On 12 August 2000, Vincennes completed Sharem 134, a bilateral exercise with several Japanese ships and other U.S. participants. The exercise included a week of undersea warfare training and data collection in the South China Sea. The ship tested her submarine detection, sonar range testing, and use of sonobuoys, and she developed new submarine prosecution procedures. The final Sharem events included a "free play", which allowed the cruiser to detect and prosecute other submarines, combining many of the tactics and systems tested during Sharem.

In mid-November 2000, the cruiser fired missile batteries at remote-controlled aerial drones provided by Fleet Activities Okinawa during MISSILEX 01–1.

Vincennes took part in a 23 August 2001 to 27 August 2001 military training exercise called Multi-Sail, which was designed to provide U.S. and Japanese forces interoperability training in multiple warfare areas.

Vincennes departed from Yokosuka on 17 September 2001 to conduct operations in support of Operation Enduring Freedom. The ship returned on 18 December 2001 after more than three months at sea.

In March 2003, Vincennes was assigned to Destroyer Squadron 15.[10]


While there had been several proposals through the 1990s to retrofit the Mark 41 VLS into Vincennes and her four sister ships to extend their service life, none were funded, and all five ships were instead decommissioned; Vincennes herself was decommissioned and later stricken on 29 June 2005 at San Diego, California. She was mothballed at the Naval Inactive Ship Maintenance Facility in Naval Base Kitsap, in Bremerton, Washington. In 2008, Vincennes was slated for scrapping within the next five years along with her sister ships Thomas S. Gates and Yorktown.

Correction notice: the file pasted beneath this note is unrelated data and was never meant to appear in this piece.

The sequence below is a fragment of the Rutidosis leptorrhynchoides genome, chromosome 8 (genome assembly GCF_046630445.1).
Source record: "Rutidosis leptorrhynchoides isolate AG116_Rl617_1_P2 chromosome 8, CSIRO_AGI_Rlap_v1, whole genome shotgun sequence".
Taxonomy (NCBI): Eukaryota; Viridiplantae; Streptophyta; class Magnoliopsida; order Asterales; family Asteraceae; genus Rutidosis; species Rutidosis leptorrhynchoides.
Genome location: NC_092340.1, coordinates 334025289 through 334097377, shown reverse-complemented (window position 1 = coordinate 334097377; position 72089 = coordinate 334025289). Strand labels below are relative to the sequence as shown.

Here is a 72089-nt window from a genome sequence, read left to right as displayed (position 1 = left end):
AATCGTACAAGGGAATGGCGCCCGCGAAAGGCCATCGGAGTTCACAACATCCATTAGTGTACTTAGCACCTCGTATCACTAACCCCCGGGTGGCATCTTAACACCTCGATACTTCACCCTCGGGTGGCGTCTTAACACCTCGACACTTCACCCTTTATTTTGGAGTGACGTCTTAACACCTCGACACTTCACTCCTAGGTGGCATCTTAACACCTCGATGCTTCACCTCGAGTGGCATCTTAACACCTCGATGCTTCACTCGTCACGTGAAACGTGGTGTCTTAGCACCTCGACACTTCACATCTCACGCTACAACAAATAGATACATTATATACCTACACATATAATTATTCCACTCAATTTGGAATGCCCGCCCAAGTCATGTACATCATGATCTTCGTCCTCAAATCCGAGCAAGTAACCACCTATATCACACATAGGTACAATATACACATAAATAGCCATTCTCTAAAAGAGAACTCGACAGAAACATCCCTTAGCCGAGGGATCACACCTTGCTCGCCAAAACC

On 9 July 2010, a contract to scrap Vincennes was issued to International Shipbreaking, Brownsville, Texas.[11] On 21 November 2010, Vincennes arrived via the Panama Canal to International Shipbreaking in Brownsville, Texas, and she was completely scrapped by 23 November 2011.[12]

Awards and decorations[edit]

Vincennes has been awarded the Combat Action Ribbon (3 July 1988),[13]

Bronze star
Bronze star
Bronze star
Bronze star
Bronze star
Bronze star
Bronze star

Image gallery[edit]


  1. ^ a b "USS Vincennes Checkmate Cruiser CG 49". Archived from the original on 6 March 2005. Retrieved 26 December 2012.
  2. ^ a b "History of USS VINCENNES". Retrieved 26 December 2012.
  3. ^ Crist, pp. 364–5
  4. ^ a b Crist, p. 365
  5. ^ a b Crist, p. 366
  6. ^ Crist, p.367–368
  7. ^ Fogarty 1988
  8. ^ Butterfield, Fox (15 July 1988). "Iran Falls Short in Drive at U.N. To Condemn U.S. in Airbus Case". The New York Times.
  9. ^ Fisk, pp.320–328
  10. ^ http://www.hazegray.org/worldnav/usa/suface.htm[permanent dead link]. Retrieved May 2012
  11. ^ navsea.navy.mil. "Inactiveships – scrappedships". navsea.navy.mil. Archived from the original on 5 March 2012. Retrieved 7 February 2012.
  12. ^ navsea.navy.mil. "Navy Inactive Ships Program SHIP Disposal Program: Dismantling Listing" (PDF). navsea.navy.mil. Archived from the original (PDF) on 1 October 2012. Retrieved 7 February 2012.
  13. ^ a b "The official U.S. Navy awards site". US Navy. Archived from the original on 15 May 2015. Retrieved 20 July 2014.


Further reading[edit]

External links[edit]